count, low red blood cell counts, bruising, dizziness, headache.

These are not all the possible side effects of Jakafi. Ask your
pharmacist or healthcare provider for more information. Tell your
healthcare provider about any side effect that bothers you or that does
not go away.

Before taking Jakafi, tell your healthcare provider about: all
the medications, vitamins, and herbal supplements you are taking and all
your medical conditions, including if you have an infection, have or had
tuberculosis (TB), or have been in close contact with someone who has
TB, have or had hepatitis B, have or had liver or kidney problems, are
on dialysis, had skin cancer or have any other medical condition. Take
Jakafi exactly as your healthcare provider tells you. Do not change or
stop taking Jakafi without first talking to your healthcare provider. Do
not drink grapefruit juice while on Jakafi.

Women should not take Jakafi while pregnant or planning to become
pregnant, or if breast-feeding.

Full Prescribing Information, which includes a more complete
discussion of the risks associated with Jakafi, is available at 
www.jakafi.com.

About Incyte

Incyte Corporation is a Wilmington, Delaware-based biopharmaceutical
company focused on the discovery, development and commercialization of
proprietary therapeutics. For additional information on Incyte, please
visit the Company's website at www.incyte.com.

Follow @Incyte on Twitter at https://twitter.com/Incyte.

Forward-Looking Statements

Except for the historical information set forth herein, the matters set
forth in this press release, including statements regarding the
potential for Jakafi to be a long-term treatment for patients with PV,
contain predictions, estimates and other forward-looking statements.
These forward-looking statements are based on the Company's current
expectations and are subject to risks and uncertainties that may cause
actual results to differ materially, including unanticipated
developments and the risks related to the efficacy or safety of the
Company's development pipeline, the results of further research and
development, the high degree of risk and uncertainty associated with
drug development, clinical trials and regulatory approval processes,
other market or economic factors and competitive and technological
advances; and other risks detailed from time to time in the Company's
reports filed with the Securities and Exchange Commission, including its
Form 10-Q for the quarter ended September 30, 2017. Incyte disclaims any
intent or obligation to update these forward-looking statements.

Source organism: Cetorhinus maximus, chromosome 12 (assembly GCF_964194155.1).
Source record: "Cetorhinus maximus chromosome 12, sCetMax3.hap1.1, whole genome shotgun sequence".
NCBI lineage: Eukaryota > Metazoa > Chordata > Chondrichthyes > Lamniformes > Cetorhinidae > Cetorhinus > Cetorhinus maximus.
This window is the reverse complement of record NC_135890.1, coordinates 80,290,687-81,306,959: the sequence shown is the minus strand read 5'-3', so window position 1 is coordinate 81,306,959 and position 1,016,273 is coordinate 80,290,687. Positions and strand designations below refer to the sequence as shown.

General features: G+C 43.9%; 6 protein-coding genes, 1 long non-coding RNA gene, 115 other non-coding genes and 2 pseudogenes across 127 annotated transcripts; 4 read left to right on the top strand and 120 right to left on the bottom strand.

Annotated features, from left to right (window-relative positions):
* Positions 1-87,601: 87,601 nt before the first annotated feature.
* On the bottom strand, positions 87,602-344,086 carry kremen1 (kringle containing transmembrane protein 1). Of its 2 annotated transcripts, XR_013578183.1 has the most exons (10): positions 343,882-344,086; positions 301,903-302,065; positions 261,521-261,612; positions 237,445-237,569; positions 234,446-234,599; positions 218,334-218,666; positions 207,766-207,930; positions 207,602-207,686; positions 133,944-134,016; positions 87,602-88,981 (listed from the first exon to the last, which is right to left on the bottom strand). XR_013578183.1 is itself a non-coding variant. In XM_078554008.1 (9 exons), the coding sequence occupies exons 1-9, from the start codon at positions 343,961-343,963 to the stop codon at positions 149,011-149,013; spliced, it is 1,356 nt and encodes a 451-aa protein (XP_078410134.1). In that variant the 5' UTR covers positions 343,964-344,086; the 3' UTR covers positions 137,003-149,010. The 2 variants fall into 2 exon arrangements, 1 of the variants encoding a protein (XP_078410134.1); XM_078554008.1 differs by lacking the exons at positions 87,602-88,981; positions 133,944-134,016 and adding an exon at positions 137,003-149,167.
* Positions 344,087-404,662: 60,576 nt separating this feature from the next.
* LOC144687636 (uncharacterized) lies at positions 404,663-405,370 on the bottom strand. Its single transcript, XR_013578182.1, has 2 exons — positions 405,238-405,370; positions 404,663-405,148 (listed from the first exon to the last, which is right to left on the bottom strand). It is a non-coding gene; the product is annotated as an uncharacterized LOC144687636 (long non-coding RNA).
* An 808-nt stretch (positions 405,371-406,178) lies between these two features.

References

  1. Kiladjian J, Verstovsek S, Griesshammer M, et al. Results From The
    208-Week (4-year) Follow-Up Of RESPONSE Trial, A Phase 3 Study
    Comparing Ruxolitinib (Rux) With Best Available Therapy (BAT) For The
    Treatment Of Polycythemia Vera (PV). Abstract #322. 59th American
    Society of Hematology (ASH) Annual Meeting 2017, Atlanta, Georgia, USA.
  2. Vannucchi AM, Kiladjian JJ, Griesshammer M, et al. Ruxolitinib versus
    standard therapy for the treatment of polycythemia vera. N Engl J Med.
    2015;372(5):426-435.
  3. Verstovsek S, Vannucchi AM, Griesshammer M, et al. Ruxolitinib versus
    best available therapy in patients with polycythemia vera: 80-week
    follow-up from the RESPONSE trial. Haematologica. 2016;101(7):821-829.
  4. Leukemia & Lymphoma Society. "Polycythemia Vera Facts." Available at: https://www.lls.org/sites/default/files/file_assets/FS13_PolycythemiaVera_FactSheet_final5.1.15.pdf.
    Accessed November 2015
    .
  5. Marchioli R, Finazzi G, Specchia G, et al. Cardiovascular Events and
    Intensity of Treatment in Polycythemia Vera. N Engl J Med.
    2013;368:22-33.
  6. National Institutes of Health. "What Are the Signs and Symptoms of
    Polycythemia Vera?" Available at: http://www.nhlbi.nih.gov/health/health-topics/topics/poly/signs.
    Accessed November 2015.
  7. Tefferi A. Polycythemia Vera and Essential Thrombocythemia: 2013
    Update on Diagnosis, Risk-Stratification, and Management. Am J
    Hematol. 2013;88:507-16.
  8. Data on file. Incyte Corporation.
  9. Vannucchi AM. How I treat polycythemia vera. Blood. 2014;
    124(22):3212-20.
  10. Passamonti F. How I treat polycythemia vera. Blood. 2012;
    120(2):275-84.
  11. Barosi G, Birgegard G, Finazzi G, et al. A Unified Definition of
    Clinical resistance and Intolerance to Hydroxycarbamide in
    Polycythaemia Vera and Primary Myelofibrosis: Results of a European
    LeukemiaNet (ELN) consensus process. Br J Haematol. 2010;149:961-3.
  12. Alvarez-Larrán A, Pereira A, Cervantes F, et al. Assessment and
    Prognostic Value of the European LeukemiaNet criteria for
    Clinicohematologic Response, Resistance, and Intolerance to
    Hydroxyurea in Polycythemia Vera. Blood. 2012;119:1363-9.

View Comments and Join the Discussion!